The core rules say that a DM usually asks for a Ability+Skill combo, while I prefer to only ask for an ability, and let the player get creative with how his skill applies.

    Based on the approach the player is using, the GM determines which Ability governs the action. The GM also determines an appropriate Difficulty Class for the action. The GM – possibly with help from the player – determines whether the character has a relevant Proficiency. The GM also determines any circumstantial Modifiers. Modifiers can include a static bonus or penalty or the roll can be made with Advantage or Disadvantage. source
    This is all fine and dandy, but it's where proficiency bonuses apply where I take a different turn, away from the rules as written:

    Essentially, the idea is that a player’s job is tell you WHAT they want to accomplish and HOW they want to accomplish it. When a player says, “I want to pick the lock,” what they are saying is “I want to open the door BY picking the lock.” Because that’s different from saying “I smash down the door,” which is saying “I want to open the door BY breaking it down.” The OUTCOME is the same: the door is open. But the APPROACH is different: how they get the door open.
    According to the Player’s Handbook, skills represent specializations of various abilities. Athletics, for example, is a subcategory of Strength. It’s a particular application (PHB 174). That is a ridiculous interpretation and it is, frankly, a massive problem (...) .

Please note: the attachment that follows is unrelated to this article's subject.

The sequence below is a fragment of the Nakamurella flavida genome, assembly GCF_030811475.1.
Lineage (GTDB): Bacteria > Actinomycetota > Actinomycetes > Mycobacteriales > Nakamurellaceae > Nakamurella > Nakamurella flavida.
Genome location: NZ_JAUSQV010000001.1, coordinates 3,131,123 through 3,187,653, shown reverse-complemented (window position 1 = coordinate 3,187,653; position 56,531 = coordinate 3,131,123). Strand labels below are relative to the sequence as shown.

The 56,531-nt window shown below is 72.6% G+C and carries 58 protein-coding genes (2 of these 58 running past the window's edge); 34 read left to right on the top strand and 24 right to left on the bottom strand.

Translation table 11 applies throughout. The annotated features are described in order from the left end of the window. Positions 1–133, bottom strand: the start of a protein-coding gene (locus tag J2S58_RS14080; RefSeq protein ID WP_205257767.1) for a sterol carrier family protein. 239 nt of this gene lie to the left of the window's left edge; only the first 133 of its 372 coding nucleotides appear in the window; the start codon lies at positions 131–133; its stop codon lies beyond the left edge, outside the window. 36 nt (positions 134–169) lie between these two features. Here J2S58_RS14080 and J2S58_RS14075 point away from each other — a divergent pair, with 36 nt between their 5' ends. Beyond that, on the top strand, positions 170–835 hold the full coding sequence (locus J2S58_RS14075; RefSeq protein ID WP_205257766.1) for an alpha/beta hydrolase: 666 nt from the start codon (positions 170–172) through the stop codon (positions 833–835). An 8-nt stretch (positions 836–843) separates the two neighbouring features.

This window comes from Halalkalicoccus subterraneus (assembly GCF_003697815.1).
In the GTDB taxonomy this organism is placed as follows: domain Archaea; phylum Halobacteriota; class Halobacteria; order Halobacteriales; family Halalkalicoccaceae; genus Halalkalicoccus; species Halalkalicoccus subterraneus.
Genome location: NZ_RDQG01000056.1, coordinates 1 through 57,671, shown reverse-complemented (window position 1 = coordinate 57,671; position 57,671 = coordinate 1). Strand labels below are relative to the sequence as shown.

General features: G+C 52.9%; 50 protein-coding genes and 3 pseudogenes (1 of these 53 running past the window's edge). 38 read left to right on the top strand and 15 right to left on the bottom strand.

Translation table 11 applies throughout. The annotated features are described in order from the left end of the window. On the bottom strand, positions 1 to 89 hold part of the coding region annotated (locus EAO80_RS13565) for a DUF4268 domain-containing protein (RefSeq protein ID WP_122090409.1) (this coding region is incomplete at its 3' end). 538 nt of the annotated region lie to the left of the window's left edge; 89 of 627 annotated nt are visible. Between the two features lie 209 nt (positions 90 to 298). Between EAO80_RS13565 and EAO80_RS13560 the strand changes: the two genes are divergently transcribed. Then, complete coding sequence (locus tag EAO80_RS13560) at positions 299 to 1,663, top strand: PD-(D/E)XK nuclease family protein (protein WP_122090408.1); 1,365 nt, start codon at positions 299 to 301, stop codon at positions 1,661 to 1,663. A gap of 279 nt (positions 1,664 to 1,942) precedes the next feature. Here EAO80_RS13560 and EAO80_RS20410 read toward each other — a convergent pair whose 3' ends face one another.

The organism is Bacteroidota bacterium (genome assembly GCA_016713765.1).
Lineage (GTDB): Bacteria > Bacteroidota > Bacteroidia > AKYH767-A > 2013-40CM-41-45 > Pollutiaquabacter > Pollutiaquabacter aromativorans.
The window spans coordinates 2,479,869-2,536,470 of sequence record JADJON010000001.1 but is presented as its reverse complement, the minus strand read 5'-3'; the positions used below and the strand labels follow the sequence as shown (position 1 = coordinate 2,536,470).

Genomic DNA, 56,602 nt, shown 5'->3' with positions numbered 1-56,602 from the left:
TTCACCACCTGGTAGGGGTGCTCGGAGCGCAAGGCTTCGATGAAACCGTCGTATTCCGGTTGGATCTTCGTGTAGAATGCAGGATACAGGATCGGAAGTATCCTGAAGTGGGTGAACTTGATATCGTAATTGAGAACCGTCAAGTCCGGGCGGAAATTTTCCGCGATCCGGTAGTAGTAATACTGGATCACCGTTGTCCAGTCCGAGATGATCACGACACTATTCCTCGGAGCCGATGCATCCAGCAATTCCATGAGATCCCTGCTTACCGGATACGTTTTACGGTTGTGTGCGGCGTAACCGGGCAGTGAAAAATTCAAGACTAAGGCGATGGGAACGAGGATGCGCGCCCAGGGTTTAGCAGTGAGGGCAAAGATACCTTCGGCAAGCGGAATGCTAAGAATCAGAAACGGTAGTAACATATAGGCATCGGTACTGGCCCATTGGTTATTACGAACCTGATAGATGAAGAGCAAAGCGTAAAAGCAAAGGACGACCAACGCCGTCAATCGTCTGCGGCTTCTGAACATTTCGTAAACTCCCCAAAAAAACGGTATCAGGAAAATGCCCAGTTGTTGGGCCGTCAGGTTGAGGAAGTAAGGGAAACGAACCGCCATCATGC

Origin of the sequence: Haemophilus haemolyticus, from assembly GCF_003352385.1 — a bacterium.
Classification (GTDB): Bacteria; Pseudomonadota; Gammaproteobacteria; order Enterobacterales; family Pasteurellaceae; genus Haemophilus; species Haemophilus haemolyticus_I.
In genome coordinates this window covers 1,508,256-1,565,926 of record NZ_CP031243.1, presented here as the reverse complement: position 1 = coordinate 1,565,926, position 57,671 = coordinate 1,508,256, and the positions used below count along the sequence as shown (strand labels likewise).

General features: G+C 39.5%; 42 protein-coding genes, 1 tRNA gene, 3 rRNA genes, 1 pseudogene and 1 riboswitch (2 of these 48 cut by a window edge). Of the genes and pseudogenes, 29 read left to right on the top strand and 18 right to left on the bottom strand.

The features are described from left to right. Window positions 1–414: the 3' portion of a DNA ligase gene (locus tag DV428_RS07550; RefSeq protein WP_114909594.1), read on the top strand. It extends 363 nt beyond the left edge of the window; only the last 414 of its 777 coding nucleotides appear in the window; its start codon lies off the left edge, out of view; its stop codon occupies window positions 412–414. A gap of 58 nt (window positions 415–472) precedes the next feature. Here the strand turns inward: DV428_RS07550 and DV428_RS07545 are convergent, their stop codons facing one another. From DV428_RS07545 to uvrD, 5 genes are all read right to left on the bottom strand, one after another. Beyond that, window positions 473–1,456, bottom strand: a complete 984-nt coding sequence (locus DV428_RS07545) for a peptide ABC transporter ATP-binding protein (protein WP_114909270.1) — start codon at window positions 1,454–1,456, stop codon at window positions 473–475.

The PHB goes on to present a Variant rule called Skills with Different Abilities. Under that system, the GM can occasionally, in super rare and extra special cases not well defined, decide to connect a skill with a different ability.


    There is a GREAT benefit to divorcing skills and ability scores. It allows people to play to their strengths and apply their skills more creatively and it creates more options for engaging with situations. This is especially useful in social situations, where the skills are poorly defined and only characters who specialize in Charisma will ever have any options in social interaction. It allows an Intelligent character a chance to persuade with reason rather than personality or to deceive with complex verbal puzzles and doublespeak rather than personality. It also fixes some of the weirder assignments of skills to ability scores. Animal Handling, for example, could easily be under Charisma instead of Wisdom. Some applications of Athletics would certainly fit Constitution, as do some applications of Survival.


    My Core Mechanic explicitly divorces Skills from Abilities and explicitly tells the GM not to think along those lines. Moreover, it also explicitly divorces the skill from the outcome. And some skills are very explicitly tied to outcomes. And that makes some skills much narrower in focus than others. So, the GM must pick the Ability Score based on the Approach and then determine afterwards if any proficiencies for tools or skills are relevant.